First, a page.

I'd arrived by bus at my Aunty Ella's house in the village of Catrine, it was a Friday evening and I got up very early on the Saturday morning, planning to spend the whole day along the river with my pal Tom Lorrimore. It was great but by mid day we were starving. After buying a bag of chips at Angelos chippy, we agreed with him to come back later with some good eels at the usual price. In the afternoon after playing on the swings in the play area we went up the river to the salmon leap just below the rapids and start the hard work of turning over large boulders it was later than expected before we grabbed our first eel. Just before dark we'd earned enough to return for payment from Mr Angelo. John and me were experts at beheading eels by using a sharp blade made from a piece of steel hoop removed from old whisky barrels which we'd been quite good at cutting and sharpening part of the steel hoop to make a cutlass, then wrap a strip of canvas round one end as a good strong handle. Grabbing eels is dangerous work, you could easily lose a finger if you weren't very careful and sixpence was not easy money. We'd had a good day so after being paid, we'd tucked in to our fish suppers followed by vanilla milk shakes. I left Tom to walk the few minutes back to Aunt Ella's house at number 8 Bridge Street, expecting a good ticking off for being late; I quietly opened the living room door ready to make my well rehearsed excuses however unfortunately my announcement dried in my mouth. The sight of two unexpected girl visitors in the sitting room had made me blush but reacting quickly mainly to avoid their eyes looking at me I crossed the room to disturb Scotty from his doggy dreams. Then hiding behind his thick black coat I managed to mutter my excuses to my aunt Ella and also Uncle Bill. Fortunately both of them were comfortably settled in their well upholstered favourite seats. Uncle Bill was as usual peering at me over his small reading specs, while Aunt Ella with a closed book on her lap was nodding in time to dance music on the grama-phone. She'd save her complaint for another occasion, instead smiled with the briefest greeting while I was now still blushing and covertly examining the two girls with stolen glances while Scotty was still being strategically held securely between my brown legs and bare feet. My embarrassment however continued when I was painfully aware of my well-worn dirty breeks supported by a pair of brown braces, held by large safety pins. All of this must have been obvious to them, and wasn't helped by my equally well worn faded tartan shirt which was tucked into my breeks, my agony continued when they must have also seen my old grubby well-holed canvas uppers of my plimsolls, once white but were now multi coloured and still soaking wet. I'd not removed them outside because being very late I'd been anxious to hurry up with my excuses. I was now also very conscious of their amusement and worst of all the girls were wearing pretty dresses. Desperate to get help from somewhere I wondered if my Aunt Ella had realised that the girls were wearing make up and lipstick. I'd never before in my entire life been this close to girls like them. I was still desperately searching for a good reason to really dislike them and was now forced to escape with my excuse they were a lot older than me. I refused Aunt Ella's offer of supper and then immediately run upstairs to the bathroom get washed then seek the security of my small bedroom at the back of the house. I loved the sound of the river but now forgot all about it, being more worried the girls wouldn't still be here on Sunday. As it turned out they had to return to Kilmarnock. Meantime I resolved in future to wear long trousers when I arrived at Catrine.CHAPTER 4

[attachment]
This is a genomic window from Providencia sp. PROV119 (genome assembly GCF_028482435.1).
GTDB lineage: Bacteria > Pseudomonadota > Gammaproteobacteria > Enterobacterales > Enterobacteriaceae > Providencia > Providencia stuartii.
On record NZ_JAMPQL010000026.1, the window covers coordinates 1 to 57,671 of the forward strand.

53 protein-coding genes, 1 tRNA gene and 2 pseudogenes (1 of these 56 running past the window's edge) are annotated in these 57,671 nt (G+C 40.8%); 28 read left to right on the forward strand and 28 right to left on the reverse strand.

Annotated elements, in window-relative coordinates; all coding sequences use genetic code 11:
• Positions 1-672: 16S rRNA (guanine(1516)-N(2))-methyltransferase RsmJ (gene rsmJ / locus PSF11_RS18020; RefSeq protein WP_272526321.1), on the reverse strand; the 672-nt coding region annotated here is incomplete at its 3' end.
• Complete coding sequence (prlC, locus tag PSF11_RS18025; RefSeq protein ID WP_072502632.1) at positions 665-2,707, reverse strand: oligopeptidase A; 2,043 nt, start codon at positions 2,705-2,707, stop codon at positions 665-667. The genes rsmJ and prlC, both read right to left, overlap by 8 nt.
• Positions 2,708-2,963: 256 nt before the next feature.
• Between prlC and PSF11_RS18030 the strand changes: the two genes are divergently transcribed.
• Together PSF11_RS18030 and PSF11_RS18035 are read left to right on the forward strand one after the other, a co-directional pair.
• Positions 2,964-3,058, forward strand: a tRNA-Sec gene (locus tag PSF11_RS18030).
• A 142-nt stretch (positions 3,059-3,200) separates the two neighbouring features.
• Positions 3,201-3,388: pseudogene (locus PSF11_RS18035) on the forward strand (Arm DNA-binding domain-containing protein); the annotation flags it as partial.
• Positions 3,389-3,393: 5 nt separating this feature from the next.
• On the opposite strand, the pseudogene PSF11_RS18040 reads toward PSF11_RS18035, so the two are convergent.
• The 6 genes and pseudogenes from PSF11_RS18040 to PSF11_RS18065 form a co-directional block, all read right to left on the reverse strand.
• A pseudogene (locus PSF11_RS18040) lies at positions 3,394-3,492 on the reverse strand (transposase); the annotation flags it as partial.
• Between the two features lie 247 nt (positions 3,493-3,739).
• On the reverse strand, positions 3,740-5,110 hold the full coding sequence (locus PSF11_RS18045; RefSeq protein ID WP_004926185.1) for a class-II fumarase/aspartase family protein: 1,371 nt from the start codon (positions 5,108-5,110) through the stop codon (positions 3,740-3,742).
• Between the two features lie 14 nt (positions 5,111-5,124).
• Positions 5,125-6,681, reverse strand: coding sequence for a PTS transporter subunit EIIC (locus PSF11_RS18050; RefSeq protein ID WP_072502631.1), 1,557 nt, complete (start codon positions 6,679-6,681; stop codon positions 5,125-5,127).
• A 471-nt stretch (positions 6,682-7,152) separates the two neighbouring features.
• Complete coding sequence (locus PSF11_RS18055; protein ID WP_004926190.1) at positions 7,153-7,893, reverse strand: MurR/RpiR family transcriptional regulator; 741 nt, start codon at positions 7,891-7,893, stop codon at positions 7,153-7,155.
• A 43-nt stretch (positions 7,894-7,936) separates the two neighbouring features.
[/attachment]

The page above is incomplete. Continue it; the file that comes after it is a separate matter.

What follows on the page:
My dad was by now working in India and I was nearly eleven years old living at home helping my mom raise my two younger brothers and sister unaware of what the future held for me.